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Interview with Aruna - an ASHA, in Bangalore

An Asha is an Accredited Social Health Activist - government employed version of the Community Health Worker we saw in Kenya. With 1 week of training, Aruna works as part of a small team of 14 covering 475 houses locally in a peri-urban part of Bangalore. They offer basic medical care, advice around hygiene and run small awareness programs e.g. around TB.

Key takeaways

1. She is not allowed to distribute medicines but plays a vital role in healthcare outreach

“We are teaching people about cleanliness and hygiene, we weigh new babies and offer contraception. We also do testing for things people don’t want to go to the doctors for, like TB. They don’t like getting the test because they’re afraid of the results.”

The role of the ASHA (originally a rural role) is under review by the government - it’s likely that in urban areas they will increase in number and be given more responsibility. Especially given that public facilities can have queues for hours, they’re a key access point for primary care, and could soon be given the training and ability to offer antibiotics as they do in Kenya.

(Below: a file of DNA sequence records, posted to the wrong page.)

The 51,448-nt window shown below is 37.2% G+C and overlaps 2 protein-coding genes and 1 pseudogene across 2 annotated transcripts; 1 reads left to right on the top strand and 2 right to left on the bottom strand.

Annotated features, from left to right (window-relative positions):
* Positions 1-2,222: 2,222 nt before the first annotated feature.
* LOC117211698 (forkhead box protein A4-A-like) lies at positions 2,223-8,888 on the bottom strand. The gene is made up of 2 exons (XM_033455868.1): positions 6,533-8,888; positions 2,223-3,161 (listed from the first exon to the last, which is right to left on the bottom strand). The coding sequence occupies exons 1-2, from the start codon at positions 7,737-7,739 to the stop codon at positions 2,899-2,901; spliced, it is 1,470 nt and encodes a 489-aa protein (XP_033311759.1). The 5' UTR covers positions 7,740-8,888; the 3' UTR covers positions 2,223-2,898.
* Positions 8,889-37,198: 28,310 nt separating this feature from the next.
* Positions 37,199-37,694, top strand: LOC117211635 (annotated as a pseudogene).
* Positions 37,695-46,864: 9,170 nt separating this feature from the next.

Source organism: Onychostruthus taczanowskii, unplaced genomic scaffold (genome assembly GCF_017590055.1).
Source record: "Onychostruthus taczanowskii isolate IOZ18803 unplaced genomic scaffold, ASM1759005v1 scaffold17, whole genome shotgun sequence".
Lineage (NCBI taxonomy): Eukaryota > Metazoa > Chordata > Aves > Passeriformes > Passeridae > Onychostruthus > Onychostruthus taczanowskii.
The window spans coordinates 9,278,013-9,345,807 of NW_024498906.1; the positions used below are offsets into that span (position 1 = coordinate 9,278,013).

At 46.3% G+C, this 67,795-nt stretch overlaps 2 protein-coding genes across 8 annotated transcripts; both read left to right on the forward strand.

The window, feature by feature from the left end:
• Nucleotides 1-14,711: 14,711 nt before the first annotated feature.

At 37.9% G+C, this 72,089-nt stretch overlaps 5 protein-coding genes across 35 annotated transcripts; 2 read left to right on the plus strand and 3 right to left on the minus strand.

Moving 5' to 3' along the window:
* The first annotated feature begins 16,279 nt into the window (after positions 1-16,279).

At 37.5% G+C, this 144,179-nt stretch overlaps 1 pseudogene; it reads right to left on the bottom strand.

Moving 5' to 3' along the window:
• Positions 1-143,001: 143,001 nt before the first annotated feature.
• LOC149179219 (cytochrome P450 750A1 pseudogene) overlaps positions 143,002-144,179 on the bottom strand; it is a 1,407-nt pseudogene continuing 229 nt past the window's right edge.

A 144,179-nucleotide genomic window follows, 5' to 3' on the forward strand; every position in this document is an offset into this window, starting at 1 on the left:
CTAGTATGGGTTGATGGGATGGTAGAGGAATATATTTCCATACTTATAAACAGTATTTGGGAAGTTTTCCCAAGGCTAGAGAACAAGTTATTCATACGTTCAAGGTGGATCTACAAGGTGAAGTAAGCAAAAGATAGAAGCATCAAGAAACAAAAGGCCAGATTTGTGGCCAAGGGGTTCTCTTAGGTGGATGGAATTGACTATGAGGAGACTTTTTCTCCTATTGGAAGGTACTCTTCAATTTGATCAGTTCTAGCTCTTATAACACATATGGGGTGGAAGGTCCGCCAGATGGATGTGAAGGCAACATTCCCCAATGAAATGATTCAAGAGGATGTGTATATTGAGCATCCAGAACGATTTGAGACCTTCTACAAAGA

2. Struggles to be taken seriously

“We go frequently to make visits to people, my patch is around 125 houses, and there will be a problem in 3-4 of them per day. Often people are asking, why are you here again? I take it in my stride, I’m used to it. I tell them I’m there for their own good.”

We also found this in Kenya - that the CHW’s despite their enormous potential are not always welcomed in communities. There’s a big opportunity to help these workers optimise their efforts - for example with tools that enable them to only visit houses where there is a problem - and also to offer more care through training tools.

3. Is open to learning using simple tech

“I would like to use my phone to learn about new things, like how to make the relationship with people better, and learning about what else people should take aside from paracetamol”

Because the training for Asha’s is very limited, they tend to do once off extra days of training now and then, but this is often focused on communications campaigns rather than improving broad medical knowledge. There’s huge potential to enable them to learn more on their own terms, for example with the ‘Stay on Top training’ that all CHW’s in both markets responded really well to.